By now we have all heard about solar panels in Norfolk, MA and how great they can be for the environment and how much money they can save you on your utility bills, right? Solar energy is a hot topic right now and everyone wants more information on the subject. This is just a quick review of the ups and downs of using solar panels to provide energy for your home. The Bad news first.
The Bad – The initial set up costs or residential solar systems can be too expensive for most homeowners, up to $20,000 to professionally outfit a household. It can be a hassle to get a zoning variance, depending on your community you live in, if you need one. (Most communities don’t but if you live in a big downtown city, well….)
The Ugly – Most people don’t think about this but the amount of energy you can use is dictated by the sun. If you don’t have a have a backup system, it’s possible to run out of power! Either you need a good battery system to have power available when your not generating it or you need to remain connected to the energy grid in your local area. Not too many people seem to mention this when talking about solar panels.
What If I Get Solar On My Home or Business in Norfolk, MA?
You will save energy by converting your home to use solar power and you will be conserving resources for future generations, and lowering your impact on the planet. You can also be paid by your utility company for the excess electricity you might generate. You can make money using solar power too! Not a lot to be honest, but some is better than none. Your property values will increase when you use alternative energy sources to power your home. The government also provides tax credits for certain solar applications. Cha Ching!
The public has developed a far greater interest in recent years about the search for renewable resources. Solar energy is one of the shining stars of the movement, for its low cost of implementation and efficient rewards in the form of electricity. Many people choose to put solar panels on their roof, either with DIY kits or buy purchasing pre-made panels. There are pros and cons to each, and to using solar energy in general. The pros seem to far outweigh the cons in many cases. The biggest pro is the benefit to the environment.
Traditionally, people have torn through fossil fuels and coal since the industrial revolution in order to feed the high demand for energy that modern society requires. This has led to carbon emissions and a depletion of natural resources. By switching over to more renewable energy sources such as using solar panels on the roof, you can make a difference from the comfort of your own home, without suffering any major drawbacks. The government is providing a greater incentive to switch over as well, by offering tax breaks and rebates as part of a stimulus package to encourage more people to make this change in their household energy usage.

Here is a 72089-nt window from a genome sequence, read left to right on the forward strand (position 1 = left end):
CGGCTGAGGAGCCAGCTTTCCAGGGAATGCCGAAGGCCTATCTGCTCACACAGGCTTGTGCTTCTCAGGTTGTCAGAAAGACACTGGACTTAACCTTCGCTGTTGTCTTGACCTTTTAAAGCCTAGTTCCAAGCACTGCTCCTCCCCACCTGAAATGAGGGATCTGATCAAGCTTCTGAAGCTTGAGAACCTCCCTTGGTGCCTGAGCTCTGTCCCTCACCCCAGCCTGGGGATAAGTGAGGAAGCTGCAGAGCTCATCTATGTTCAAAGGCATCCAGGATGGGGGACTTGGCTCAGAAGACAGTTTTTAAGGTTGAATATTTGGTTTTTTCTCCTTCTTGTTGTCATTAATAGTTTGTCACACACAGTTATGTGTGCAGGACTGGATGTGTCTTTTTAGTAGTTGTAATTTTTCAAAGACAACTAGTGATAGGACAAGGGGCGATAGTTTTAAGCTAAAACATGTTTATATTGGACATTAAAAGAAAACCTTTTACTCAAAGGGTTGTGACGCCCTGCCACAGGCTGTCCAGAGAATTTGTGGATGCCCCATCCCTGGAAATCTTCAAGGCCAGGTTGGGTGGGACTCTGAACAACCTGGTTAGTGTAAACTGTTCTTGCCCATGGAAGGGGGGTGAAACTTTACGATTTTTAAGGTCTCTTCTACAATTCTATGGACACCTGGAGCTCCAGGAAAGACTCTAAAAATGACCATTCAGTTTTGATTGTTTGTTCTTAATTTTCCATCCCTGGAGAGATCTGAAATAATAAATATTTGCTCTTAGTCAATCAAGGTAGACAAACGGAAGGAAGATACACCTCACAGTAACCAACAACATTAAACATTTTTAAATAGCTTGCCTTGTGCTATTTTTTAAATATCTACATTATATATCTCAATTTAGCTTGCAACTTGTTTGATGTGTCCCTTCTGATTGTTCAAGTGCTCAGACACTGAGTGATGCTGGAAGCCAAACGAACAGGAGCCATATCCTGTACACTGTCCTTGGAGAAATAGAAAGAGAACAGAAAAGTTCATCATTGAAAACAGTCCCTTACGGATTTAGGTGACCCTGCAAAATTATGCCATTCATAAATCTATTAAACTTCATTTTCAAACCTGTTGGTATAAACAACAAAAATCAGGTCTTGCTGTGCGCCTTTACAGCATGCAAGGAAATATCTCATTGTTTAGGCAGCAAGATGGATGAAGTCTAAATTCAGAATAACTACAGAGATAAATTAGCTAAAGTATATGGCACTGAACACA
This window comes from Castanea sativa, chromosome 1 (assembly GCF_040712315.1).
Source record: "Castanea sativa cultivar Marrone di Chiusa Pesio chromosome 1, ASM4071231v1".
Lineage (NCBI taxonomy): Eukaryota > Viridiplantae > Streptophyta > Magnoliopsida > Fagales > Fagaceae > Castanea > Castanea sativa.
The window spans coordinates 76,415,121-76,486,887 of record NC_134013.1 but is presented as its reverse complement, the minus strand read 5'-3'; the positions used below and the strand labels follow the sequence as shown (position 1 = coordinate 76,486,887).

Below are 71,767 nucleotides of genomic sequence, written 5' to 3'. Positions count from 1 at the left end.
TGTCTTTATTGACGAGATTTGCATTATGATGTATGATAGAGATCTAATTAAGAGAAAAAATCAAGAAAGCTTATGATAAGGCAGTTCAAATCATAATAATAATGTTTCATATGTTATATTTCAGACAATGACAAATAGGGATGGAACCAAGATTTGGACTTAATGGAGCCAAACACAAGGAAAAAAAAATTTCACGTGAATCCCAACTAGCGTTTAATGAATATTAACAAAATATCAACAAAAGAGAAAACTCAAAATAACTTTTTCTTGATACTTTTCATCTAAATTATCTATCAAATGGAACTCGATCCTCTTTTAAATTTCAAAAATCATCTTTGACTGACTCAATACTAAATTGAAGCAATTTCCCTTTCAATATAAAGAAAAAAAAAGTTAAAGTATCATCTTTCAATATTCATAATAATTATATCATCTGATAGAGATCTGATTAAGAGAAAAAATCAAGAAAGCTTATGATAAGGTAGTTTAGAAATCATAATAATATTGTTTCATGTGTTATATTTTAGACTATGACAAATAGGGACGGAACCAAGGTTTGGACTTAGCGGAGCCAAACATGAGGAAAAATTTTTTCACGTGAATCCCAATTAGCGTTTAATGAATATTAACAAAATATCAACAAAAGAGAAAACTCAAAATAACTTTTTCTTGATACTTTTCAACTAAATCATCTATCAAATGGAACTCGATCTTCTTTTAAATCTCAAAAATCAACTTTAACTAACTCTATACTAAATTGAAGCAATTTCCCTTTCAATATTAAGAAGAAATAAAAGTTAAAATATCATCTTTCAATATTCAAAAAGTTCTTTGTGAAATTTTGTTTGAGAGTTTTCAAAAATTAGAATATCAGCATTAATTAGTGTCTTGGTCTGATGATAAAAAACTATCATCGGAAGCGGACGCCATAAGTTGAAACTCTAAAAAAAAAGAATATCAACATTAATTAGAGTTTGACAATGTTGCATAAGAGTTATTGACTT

The only con seems to be that solar energy can be inefficient in areas where the sun doesn't often shine, and can be subject to changes in weather patterns. This is combated with the use of batteries that store up the energy, however if there is a long period without sunlight, as in certain parts of the Arctic, then this will not be the best energy method of choice. However, in most cases, solar energy is a viable and convenient alternative to the environmental damage caused by other overuse of electricity, or nuclear power. Small steps like these can make a big difference.
Solar Panels - The Good, the Bad, and the UGLY
As with the traditional electrical system, there are basic equations. Other than the basic equations for home electricity, there are equations used to determine amounts of electricity produced by solar radiation; and solar panel area needed to produce a certain amount of energy.
Of course, we should start at the beginning with the standard electrical definitions and equations. Newton of force is the force used to move 1 kilogram (about 2 pounds) to the speed of 1 meter per second while the force is applied. A Joule is the amount of energy exerted to do work with 1 Newton of force. Energy is measured in Joules. Power, also known as watts, is the amount of energy divided by time (usually seconds); in other words joules per second.
Power = (Area of solar panels in m2) x 150 watts/m2 x (Hours of sunlight)
Knowing the basic math of Solar Electricity, we are able to determine the amount of solar panel area and/or electricity being produced.
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